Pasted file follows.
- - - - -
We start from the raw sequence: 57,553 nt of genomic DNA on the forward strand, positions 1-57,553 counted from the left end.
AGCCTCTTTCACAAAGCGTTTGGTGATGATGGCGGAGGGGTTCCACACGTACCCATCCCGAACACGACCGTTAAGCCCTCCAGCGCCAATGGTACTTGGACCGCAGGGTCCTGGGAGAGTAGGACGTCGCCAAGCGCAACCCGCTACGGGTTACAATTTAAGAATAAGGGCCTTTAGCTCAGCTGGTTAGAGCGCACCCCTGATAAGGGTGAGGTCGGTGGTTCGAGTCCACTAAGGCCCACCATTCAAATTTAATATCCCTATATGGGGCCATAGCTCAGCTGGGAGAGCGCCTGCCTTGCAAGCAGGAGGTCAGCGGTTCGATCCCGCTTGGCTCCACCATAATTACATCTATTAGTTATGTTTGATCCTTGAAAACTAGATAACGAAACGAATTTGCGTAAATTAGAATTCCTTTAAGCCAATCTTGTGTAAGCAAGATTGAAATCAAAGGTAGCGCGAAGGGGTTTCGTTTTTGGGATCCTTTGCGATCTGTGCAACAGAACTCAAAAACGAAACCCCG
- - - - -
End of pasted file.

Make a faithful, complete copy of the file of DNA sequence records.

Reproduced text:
We start from the raw sequence: 57,553 nt of genomic DNA on the forward strand, positions 1-57,553 counted from the left end.
AGCCTCTTTCACAAAGCGTTTGGTGATGATGGCGGAGGGGTTCCACACGTACCCATCCCGAACACGACCGTTAAGCCCTCCAGCGCCAATGGTACTTGGACCGCAGGGTCCTGGGAGAGTAGGACGTCGCCAAGCGCAACCCGCTACGGGTTACAATTTAAGAATAAGGGCCTTTAGCTCAGCTGGTTAGAGCGCACCCCTGATAAGGGTGAGGTCGGTGGTTCGAGTCCACTAAGGCCCACCATTCAAATTTAATATCCCTATATGGGGCCATAGCTCAGCTGGGAGAGCGCCTGCCTTGCAAGCAGGAGGTCAGCGGTTCGATCCCGCTTGGCTCCACCATAATTACATCTATTAGTTATGTTTGATCCTTGAAAACTAGATAACGAAACGAATTTGCGTAAATTAGAATTCCTTTAAGCCAATCTTGTGTAAGCAAGATTGAAATCAAAGGTAGCGCGAAGGGGTTTCGTTTTTGGGATCCTTTGCGATCTGTGCAACAGAACTCAAAAACGAAACCCCG